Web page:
From the moment a student steps onto his campus, it’s imperative that he begins to speak up for himself -- in and out of the classroom. Being proactive in college isn't merely good theoretical advice; it can be the difference between success and failure.
Before a student can be proactive, she has to accept full ownership of her college career. Much of what affects a student’s academic success occurs outside of the classroom. Without the proper balance of work, play, sleep, nutrition and exercise, it’s unlikely a student can bring her best self to her studies.
While simple attendance may be a no-brainer to the parents paying the bills, students often cut class. And they do so at their peril. Repeated absences send a clear negative message to professors and can result in dismissal from the course. Once in the classroom, it’s also important for students to be mentally prepared and actively engaged. Participation grades can not only boost a student’s final grade; it can leave a lasting positive impression on a professor who may teach future courses.
Speaking up in class is only the first place where a student can assert herself with her peers and her professors. Meeting one-on-one during a professor’s office hours can help clarify course content and forge a relationship with someone who may become a mentor on campus and in the world after graduation.
When material is unclear, the first stop should be at the professor’s door. However, colleges offer an abundance of additional resources put in place to assist in student body success. There are writing centers and business labs, peer and professional tutors, and librarians with a wealth of knowledge in their library and its databases. Additionally, many schools have student support programs for students in need of more individualized attention. Asking is the first step to success.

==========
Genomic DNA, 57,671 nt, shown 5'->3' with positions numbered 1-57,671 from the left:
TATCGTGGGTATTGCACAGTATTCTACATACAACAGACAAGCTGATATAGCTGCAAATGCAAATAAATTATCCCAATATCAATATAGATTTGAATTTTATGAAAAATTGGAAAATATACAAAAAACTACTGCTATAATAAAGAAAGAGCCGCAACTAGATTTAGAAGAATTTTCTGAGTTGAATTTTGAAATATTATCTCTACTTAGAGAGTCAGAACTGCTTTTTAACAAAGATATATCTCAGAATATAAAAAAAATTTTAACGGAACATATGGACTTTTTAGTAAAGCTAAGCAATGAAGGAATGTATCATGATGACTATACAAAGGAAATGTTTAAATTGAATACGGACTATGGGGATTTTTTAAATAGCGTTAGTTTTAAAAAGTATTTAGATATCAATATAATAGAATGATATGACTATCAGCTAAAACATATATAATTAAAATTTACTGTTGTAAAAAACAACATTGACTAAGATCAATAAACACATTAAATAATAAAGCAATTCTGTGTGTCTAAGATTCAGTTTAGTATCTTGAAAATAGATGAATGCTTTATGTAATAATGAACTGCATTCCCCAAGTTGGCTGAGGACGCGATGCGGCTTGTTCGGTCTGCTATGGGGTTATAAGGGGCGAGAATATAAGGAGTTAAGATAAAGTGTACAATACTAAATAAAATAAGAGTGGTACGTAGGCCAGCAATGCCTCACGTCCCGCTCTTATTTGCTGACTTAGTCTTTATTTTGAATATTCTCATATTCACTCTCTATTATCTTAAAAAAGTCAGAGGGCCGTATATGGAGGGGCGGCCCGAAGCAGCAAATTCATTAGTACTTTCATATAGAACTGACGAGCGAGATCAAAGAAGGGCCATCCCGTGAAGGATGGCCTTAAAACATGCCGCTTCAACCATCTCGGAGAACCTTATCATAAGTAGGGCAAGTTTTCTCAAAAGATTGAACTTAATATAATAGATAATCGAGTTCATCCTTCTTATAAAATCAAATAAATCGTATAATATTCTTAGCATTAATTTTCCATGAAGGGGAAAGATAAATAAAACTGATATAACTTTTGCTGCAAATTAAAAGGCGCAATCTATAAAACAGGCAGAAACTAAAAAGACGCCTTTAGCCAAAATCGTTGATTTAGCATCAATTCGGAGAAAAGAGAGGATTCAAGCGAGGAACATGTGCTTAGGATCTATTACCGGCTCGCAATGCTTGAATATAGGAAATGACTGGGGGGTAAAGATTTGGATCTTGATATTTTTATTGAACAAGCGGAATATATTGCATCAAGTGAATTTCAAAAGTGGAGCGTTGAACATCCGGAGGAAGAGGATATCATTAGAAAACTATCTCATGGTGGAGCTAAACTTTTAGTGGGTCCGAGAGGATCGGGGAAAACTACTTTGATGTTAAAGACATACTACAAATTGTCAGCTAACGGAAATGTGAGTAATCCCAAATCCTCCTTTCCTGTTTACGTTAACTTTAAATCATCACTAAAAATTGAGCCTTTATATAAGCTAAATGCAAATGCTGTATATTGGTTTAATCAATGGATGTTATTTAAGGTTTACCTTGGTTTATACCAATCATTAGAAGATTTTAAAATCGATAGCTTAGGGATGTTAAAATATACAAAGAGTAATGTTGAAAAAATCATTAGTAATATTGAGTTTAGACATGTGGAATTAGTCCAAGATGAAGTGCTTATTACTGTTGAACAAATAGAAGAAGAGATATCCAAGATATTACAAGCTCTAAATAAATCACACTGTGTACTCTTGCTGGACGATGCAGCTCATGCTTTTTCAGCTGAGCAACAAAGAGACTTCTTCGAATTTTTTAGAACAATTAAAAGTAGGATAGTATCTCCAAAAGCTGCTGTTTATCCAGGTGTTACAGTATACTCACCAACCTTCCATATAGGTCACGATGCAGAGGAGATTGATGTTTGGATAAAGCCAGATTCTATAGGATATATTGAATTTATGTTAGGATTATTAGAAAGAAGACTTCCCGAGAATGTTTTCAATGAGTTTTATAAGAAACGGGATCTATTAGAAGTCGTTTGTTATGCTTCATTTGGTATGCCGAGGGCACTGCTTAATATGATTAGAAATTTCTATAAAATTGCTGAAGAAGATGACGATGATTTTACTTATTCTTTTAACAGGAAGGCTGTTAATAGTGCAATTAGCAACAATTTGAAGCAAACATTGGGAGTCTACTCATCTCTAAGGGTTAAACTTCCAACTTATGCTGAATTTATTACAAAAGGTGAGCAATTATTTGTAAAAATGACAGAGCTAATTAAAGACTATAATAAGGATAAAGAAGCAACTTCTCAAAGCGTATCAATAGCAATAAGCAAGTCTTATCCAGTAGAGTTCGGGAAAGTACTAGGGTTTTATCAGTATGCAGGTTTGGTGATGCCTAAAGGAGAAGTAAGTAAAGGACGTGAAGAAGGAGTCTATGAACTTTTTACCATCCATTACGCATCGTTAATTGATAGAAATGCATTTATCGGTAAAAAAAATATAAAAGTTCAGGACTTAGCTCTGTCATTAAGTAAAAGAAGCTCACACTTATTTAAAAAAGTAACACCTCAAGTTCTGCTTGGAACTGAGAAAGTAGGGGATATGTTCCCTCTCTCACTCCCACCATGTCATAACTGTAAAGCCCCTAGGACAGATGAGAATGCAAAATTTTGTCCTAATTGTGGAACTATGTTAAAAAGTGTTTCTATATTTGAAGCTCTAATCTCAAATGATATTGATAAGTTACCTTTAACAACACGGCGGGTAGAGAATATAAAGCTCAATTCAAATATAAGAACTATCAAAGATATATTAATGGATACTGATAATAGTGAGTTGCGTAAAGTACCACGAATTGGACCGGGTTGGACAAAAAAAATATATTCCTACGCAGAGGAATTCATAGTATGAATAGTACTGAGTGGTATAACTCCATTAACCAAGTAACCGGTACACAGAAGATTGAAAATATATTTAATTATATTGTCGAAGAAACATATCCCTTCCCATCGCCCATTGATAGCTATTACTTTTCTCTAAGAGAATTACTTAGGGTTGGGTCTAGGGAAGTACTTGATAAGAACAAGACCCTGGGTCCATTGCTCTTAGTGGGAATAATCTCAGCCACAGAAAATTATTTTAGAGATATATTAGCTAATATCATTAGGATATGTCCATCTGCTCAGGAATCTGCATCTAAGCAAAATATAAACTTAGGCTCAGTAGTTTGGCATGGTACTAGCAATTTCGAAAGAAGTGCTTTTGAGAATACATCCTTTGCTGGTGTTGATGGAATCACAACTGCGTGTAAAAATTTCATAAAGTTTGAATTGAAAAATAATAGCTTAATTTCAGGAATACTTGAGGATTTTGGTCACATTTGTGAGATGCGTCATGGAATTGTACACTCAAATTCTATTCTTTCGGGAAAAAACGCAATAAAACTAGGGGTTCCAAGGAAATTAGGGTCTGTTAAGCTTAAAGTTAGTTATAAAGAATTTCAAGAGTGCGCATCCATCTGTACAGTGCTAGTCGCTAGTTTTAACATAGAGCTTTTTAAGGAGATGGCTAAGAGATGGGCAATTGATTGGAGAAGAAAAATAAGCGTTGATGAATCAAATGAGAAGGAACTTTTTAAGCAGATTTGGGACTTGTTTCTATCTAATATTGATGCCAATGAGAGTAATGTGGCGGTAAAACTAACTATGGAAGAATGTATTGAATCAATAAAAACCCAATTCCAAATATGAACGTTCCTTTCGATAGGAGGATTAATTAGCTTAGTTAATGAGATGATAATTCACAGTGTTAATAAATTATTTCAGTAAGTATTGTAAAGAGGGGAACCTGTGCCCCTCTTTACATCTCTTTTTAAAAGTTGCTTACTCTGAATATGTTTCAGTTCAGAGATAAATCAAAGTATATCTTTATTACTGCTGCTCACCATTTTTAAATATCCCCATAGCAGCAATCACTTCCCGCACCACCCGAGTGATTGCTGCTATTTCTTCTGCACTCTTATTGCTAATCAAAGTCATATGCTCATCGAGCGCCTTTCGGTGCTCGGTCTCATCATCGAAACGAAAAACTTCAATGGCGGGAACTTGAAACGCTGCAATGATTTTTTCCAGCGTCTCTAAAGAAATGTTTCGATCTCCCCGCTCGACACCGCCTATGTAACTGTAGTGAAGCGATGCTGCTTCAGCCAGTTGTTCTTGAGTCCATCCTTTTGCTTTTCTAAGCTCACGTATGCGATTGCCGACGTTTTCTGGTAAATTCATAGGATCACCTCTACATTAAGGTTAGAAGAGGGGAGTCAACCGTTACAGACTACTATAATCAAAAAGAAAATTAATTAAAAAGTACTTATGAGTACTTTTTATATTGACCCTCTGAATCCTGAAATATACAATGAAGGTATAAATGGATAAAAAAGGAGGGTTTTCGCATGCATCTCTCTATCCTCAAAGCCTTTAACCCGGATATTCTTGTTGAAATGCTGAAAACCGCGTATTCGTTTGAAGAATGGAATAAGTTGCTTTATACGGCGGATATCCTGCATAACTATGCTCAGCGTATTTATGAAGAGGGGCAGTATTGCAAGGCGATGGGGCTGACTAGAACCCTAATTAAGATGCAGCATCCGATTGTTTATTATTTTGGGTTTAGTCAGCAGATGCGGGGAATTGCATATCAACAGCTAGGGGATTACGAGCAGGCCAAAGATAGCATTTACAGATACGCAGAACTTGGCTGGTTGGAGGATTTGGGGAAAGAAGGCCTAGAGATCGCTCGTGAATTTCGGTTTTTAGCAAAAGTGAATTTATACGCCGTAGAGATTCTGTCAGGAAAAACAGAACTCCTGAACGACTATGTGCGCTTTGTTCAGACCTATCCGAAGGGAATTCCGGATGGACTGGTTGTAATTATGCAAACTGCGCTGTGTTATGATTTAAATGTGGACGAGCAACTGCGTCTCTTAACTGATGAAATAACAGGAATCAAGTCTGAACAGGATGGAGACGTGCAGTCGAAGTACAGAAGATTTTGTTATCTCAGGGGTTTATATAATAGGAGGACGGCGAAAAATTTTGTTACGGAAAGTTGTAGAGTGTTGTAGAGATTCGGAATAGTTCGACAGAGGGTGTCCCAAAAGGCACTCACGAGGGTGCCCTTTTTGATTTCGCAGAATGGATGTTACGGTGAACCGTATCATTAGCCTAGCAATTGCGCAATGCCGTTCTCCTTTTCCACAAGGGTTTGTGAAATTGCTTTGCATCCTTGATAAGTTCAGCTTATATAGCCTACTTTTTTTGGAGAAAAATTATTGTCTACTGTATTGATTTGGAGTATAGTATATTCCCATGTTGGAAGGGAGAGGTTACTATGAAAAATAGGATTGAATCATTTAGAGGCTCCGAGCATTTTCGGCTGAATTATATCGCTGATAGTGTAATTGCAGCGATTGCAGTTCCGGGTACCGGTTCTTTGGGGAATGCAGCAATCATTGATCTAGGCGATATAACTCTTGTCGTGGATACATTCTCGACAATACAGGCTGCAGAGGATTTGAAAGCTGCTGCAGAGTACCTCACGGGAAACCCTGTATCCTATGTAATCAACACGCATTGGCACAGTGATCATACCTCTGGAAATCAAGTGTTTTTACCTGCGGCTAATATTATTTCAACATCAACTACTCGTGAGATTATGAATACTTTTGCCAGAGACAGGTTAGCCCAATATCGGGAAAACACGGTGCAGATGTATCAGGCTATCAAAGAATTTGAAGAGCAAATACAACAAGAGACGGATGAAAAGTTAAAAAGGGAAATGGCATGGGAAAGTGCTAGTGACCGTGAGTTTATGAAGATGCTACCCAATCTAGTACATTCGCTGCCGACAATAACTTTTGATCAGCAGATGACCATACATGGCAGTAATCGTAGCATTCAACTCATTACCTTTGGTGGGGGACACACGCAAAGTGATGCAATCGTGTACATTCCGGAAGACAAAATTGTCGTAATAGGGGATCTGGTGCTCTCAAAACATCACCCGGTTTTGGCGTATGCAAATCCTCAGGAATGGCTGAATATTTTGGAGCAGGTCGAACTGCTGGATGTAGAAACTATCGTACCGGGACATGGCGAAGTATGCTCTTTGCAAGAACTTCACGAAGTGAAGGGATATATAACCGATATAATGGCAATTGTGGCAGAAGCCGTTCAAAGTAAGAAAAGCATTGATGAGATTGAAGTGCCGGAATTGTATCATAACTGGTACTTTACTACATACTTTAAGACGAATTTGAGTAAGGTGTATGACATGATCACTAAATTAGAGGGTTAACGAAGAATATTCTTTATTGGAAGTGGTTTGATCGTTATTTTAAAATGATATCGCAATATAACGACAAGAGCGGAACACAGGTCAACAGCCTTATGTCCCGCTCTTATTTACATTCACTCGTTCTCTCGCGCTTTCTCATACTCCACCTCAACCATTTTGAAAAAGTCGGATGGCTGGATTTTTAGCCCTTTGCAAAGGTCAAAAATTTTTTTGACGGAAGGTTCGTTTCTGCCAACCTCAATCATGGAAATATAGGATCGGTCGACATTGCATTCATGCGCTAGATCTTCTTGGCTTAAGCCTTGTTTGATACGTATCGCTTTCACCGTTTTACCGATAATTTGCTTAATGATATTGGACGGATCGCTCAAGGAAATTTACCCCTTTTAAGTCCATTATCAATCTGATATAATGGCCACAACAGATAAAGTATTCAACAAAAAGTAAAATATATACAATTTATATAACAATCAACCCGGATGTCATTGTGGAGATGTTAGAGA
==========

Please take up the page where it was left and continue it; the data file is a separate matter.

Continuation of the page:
Students are often required to meet with academic advisers who help in the short term by showing new students how to navigate course selection. These advisers can also make certain that students stay on track to graduate on time in majors that suit their strengths and interests. Students should also contact advisers working in the college’s career center for advice on resume building, interview strategies and job searches.
It isn’t enough to self-advocate only with regard to academic life. Because so much of what affects a student’s ability to perform well occurs in his living environment, he needs to address roommate and housing issues promptly. If direct communication doesn’t work, a student should bring issues up the organizational pyramid, from the resident assistant to the resident director and beyond.
Just as working with professors and advisers will help secure a good academic record, becoming active in extracurricular activities can help students assert themselves among their peers. Joining a college community is good practice for future committee membership and leadership roles, and some organizations have real-world affiliates post graduation.
On rare occasion, a student may need to escalate an incident to deans and even the college president and trustees. Going to the president may be a last resort. However, it’s one that is open to a student self-advocating their success.
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